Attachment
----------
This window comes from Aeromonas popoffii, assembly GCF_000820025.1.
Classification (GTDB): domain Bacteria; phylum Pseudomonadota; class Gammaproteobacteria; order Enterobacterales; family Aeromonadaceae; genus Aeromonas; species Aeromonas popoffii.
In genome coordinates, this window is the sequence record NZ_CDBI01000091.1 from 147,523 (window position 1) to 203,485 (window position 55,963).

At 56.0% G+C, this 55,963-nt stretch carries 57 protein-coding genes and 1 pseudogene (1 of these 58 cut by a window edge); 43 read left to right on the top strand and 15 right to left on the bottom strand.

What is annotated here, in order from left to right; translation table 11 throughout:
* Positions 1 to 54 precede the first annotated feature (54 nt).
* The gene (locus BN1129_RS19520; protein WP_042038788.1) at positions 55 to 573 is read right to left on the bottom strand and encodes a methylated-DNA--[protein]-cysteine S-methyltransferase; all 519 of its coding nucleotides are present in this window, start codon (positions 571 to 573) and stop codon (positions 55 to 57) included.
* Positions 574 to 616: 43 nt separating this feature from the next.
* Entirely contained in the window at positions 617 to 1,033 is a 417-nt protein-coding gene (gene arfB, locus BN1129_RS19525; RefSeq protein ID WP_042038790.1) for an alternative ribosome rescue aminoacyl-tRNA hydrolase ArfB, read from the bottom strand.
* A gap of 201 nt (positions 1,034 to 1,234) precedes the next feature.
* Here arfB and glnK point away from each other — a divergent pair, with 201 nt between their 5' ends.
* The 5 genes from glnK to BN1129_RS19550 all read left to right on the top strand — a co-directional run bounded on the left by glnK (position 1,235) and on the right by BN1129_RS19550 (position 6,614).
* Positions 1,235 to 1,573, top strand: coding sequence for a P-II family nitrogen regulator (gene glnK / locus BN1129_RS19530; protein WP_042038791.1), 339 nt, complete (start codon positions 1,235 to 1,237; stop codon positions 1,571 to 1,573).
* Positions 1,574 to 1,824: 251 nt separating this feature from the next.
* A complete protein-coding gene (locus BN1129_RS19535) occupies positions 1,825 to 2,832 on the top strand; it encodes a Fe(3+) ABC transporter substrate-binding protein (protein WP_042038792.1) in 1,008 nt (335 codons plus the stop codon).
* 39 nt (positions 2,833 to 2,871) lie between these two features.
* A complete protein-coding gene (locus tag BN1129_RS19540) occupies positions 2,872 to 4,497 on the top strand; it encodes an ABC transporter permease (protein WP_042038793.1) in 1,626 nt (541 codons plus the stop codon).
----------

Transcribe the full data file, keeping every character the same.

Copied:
This window comes from Aeromonas popoffii, assembly GCF_000820025.1.
Classification (GTDB): domain Bacteria; phylum Pseudomonadota; class Gammaproteobacteria; order Enterobacterales; family Aeromonadaceae; genus Aeromonas; species Aeromonas popoffii.
In genome coordinates, this window is the sequence record NZ_CDBI01000091.1 from 147,523 (window position 1) to 203,485 (window position 55,963).

At 56.0% G+C, this 55,963-nt stretch carries 57 protein-coding genes and 1 pseudogene (1 of these 58 cut by a window edge); 43 read left to right on the top strand and 15 right to left on the bottom strand.

What is annotated here, in order from left to right; translation table 11 throughout:
* Positions 1 to 54 precede the first annotated feature (54 nt).
* The gene (locus BN1129_RS19520; protein WP_042038788.1) at positions 55 to 573 is read right to left on the bottom strand and encodes a methylated-DNA--[protein]-cysteine S-methyltransferase; all 519 of its coding nucleotides are present in this window, start codon (positions 571 to 573) and stop codon (positions 55 to 57) included.
* Positions 574 to 616: 43 nt separating this feature from the next.
* Entirely contained in the window at positions 617 to 1,033 is a 417-nt protein-coding gene (gene arfB, locus BN1129_RS19525; RefSeq protein ID WP_042038790.1) for an alternative ribosome rescue aminoacyl-tRNA hydrolase ArfB, read from the bottom strand.
* A gap of 201 nt (positions 1,034 to 1,234) precedes the next feature.
* Here arfB and glnK point away from each other — a divergent pair, with 201 nt between their 5' ends.
* The 5 genes from glnK to BN1129_RS19550 all read left to right on the top strand — a co-directional run bounded on the left by glnK (position 1,235) and on the right by BN1129_RS19550 (position 6,614).
* Positions 1,235 to 1,573, top strand: coding sequence for a P-II family nitrogen regulator (gene glnK / locus BN1129_RS19530; protein WP_042038791.1), 339 nt, complete (start codon positions 1,235 to 1,237; stop codon positions 1,571 to 1,573).
* Positions 1,574 to 1,824: 251 nt separating this feature from the next.
* A complete protein-coding gene (locus BN1129_RS19535) occupies positions 1,825 to 2,832 on the top strand; it encodes a Fe(3+) ABC transporter substrate-binding protein (protein WP_042038792.1) in 1,008 nt (335 codons plus the stop codon).
* 39 nt (positions 2,833 to 2,871) lie between these two features.
* A complete protein-coding gene (locus tag BN1129_RS19540) occupies positions 2,872 to 4,497 on the top strand; it encodes an ABC transporter permease (protein WP_042038793.1) in 1,626 nt (541 codons plus the stop codon).